Skip to content
GitLab
Menu
Projects
Groups
Snippets
Loading...
Help
Help
Support
Community forum
Keyboard shortcuts
?
Submit feedback
Contribute to GitLab
Sign in
Toggle navigation
Menu
Open sidebar
teaching
AI
Commits
6a7f22be
Commit
6a7f22be
authored
Oct 31, 2019
by
Leon Schmidtchen
Browse files
Added slides and prolog example for tut1
parent
6fcb7c77
Changes
2
Hide whitespace changes
Inline
Sidebyside
Leon/tut1/examples.pl
0 → 100644
View file @
6a7f22be
peter
.
%? peter.
likes
(
peter
,
mary
).
likes
(
peter
,
sophie
).
cool
(
X
)
:
likes
(
peter
,
X
).
%? trace, cool(sophie).
%? trace, cool(X).
has_wheels
(
mybike
,
2
).
has_wheels
(
mytricycle
,
3
).
has_wheels
(
mytoycar
,
4
).
has_wheels
(
mycar
,
4
).
has_motor
(
mybike
).
has_motor
(
mycar
).
car
(
X
)
:
has_wheels
(
X
,
4
),
has_motor
(
X
).
%? trace, car(Y).
% Cool cool cool, but how can we code with this?
% The answers is for the most part...RECURSION!
nat
(
zero
).
nat
(
s
(
X
))
:
nat
(
X
).
% add(X, Y, Z) > X + Y = Z
add
(
X
,
zero
,
X
).
add
(
X
,
s
(
Y
),
s
(
Z
))
:
add
(
X
,
Y
,
Z
).
% We see, there is no "return" in Prolog, only predicates.
% For every predicate please state in a comment which parameters
% are input and which are output.
%% List comprehension:
% list e.g. [1,2,3] or [jamie,cersei], empty list = []
% pattern matching with lists:
% [HeadTail], where Head is an element and Tail is a List!
% Also works with first 2 elements [X1, X2  T]
append
([],
L2
,
L2
).
append
([
H

T
],
L2
,[
H

Res
]):
append
(
T
,
L2
,
Res
).
% A practical example
% Signature for our problem:
% countN(N : int, L : List[int]) > int
% counts the occurrences of N in L and returns the result.
% With Prologlike lists: countN(N, [H  T]) > int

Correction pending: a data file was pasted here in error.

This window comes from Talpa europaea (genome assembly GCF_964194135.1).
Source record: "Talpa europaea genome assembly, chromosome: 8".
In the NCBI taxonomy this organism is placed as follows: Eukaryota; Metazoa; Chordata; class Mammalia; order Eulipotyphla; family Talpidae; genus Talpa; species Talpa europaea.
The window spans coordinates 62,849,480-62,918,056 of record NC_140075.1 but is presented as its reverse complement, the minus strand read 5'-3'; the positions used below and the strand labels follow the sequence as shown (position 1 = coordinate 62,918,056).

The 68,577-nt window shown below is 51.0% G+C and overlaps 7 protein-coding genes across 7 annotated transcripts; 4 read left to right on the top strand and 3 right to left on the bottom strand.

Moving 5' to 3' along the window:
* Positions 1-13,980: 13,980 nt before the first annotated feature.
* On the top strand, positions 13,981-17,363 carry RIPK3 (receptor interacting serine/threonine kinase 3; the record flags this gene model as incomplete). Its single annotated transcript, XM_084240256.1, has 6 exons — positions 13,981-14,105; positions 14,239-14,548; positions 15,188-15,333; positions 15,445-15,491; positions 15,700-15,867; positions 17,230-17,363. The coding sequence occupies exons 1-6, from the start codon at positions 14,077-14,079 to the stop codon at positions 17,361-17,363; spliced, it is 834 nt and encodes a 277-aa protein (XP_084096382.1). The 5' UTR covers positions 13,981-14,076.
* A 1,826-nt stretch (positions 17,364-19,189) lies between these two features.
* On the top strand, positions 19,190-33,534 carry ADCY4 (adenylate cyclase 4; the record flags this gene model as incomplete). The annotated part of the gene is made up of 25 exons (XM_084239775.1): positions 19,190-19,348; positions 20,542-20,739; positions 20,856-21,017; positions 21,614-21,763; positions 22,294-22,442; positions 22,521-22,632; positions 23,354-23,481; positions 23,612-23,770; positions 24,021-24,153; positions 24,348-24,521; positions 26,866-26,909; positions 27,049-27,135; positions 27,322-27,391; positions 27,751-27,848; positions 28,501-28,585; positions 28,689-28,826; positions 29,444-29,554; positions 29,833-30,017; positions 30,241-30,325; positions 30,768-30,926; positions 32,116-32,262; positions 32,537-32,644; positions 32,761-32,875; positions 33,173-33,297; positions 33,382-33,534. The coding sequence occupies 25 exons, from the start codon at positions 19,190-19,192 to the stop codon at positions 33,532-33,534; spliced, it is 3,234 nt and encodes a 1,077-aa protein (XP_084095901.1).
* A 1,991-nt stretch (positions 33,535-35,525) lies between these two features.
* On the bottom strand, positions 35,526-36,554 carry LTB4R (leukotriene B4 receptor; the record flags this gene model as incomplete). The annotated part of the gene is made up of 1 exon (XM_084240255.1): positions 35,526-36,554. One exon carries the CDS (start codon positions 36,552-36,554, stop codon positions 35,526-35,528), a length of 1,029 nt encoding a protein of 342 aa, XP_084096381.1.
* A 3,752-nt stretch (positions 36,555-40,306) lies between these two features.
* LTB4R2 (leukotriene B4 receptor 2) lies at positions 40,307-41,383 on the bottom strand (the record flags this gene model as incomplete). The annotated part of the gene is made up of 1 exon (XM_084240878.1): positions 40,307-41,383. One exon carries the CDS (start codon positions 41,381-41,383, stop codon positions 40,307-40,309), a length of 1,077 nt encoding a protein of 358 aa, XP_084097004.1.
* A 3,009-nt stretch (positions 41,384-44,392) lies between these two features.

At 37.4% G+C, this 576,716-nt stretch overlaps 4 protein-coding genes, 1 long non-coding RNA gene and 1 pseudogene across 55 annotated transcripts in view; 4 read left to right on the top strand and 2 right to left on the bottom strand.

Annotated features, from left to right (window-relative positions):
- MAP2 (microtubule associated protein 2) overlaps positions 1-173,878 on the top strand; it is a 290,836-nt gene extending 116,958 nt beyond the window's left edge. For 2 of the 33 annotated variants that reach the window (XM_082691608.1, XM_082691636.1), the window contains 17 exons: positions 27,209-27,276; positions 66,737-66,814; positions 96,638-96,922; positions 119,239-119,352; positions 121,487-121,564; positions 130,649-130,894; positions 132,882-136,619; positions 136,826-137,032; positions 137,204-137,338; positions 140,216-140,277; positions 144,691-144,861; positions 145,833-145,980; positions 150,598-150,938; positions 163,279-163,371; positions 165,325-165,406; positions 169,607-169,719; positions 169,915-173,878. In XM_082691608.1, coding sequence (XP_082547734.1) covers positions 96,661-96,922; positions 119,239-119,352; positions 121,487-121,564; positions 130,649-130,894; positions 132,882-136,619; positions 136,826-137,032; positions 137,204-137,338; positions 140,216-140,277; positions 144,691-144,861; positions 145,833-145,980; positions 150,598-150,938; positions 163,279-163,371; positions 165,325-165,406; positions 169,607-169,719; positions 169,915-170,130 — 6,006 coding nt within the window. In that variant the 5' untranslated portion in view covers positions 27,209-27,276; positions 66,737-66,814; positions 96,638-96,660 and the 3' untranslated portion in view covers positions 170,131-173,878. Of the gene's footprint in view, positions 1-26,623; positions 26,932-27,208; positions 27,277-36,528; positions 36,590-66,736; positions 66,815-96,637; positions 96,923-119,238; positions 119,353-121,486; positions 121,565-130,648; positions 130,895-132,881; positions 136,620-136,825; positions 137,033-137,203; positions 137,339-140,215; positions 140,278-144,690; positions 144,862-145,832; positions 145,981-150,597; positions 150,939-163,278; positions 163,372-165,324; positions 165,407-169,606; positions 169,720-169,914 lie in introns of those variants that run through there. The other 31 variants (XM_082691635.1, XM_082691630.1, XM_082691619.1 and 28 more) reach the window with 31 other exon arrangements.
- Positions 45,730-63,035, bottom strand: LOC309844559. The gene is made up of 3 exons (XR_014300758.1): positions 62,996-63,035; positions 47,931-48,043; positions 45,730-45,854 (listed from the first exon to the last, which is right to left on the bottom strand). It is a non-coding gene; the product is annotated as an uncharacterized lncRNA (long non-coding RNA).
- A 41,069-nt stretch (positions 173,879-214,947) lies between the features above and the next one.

% L = [2, 3, 5, 2, 7, 1, 2, 2, 5, 9]
% countN(3, L) > 1
% countN(2, L) > 4
% countN(8, L) > 0
% countN(5, L) > 2
% Delcarative Approach
% countN(N, L) > res
% res = 0
% for e in L:
% if e == N:
% res += 1
% return res
% Functional / Recursive Approach
% Base Cases:
% countN(N, []) > return 0
% Recursive Case:
% countN(N, [H  T]) >
% if N == H
% return countN(N, [T]) + 1
% else
% return countN(N, [T])
% ... in prolog we can't "return", so we need another variable in the predicate
% countN(N, L, RES) the number of occurrences of N in list L
% will be "returned/safed" in RES (Will be in relation with RES)
% Base Cases:
countN
(
_
,
[],
0
).
%? trace, countN(2, [], X).
% Recursive Case:
countN
(
N
,
[
N

T
],
RES
)
:
countN
(
N
,
T
,
OLDRES
),
RES
is
OLDRES
+
1
.
countN
(
N
,
[
M

T
],
RES
)
:
not
(
N
=
M
),
countN
(
N
,
T
,
RES
).
% Point out: "N" in first line list compr. "is" can be very useful
%? trace, countN(2, [2], X).
Leon/tut1/presentationhandout.pdf
0 → 100644
View file @
6a7f22be
File added
Write
Preview
Markdown
is supported
0%
Try again
or
attach a new file
.
Attach a file
Cancel
You are about to add
0
people
to the discussion. Proceed with caution.
Finish editing this message first!
Cancel
Please
register
or
sign in
to comment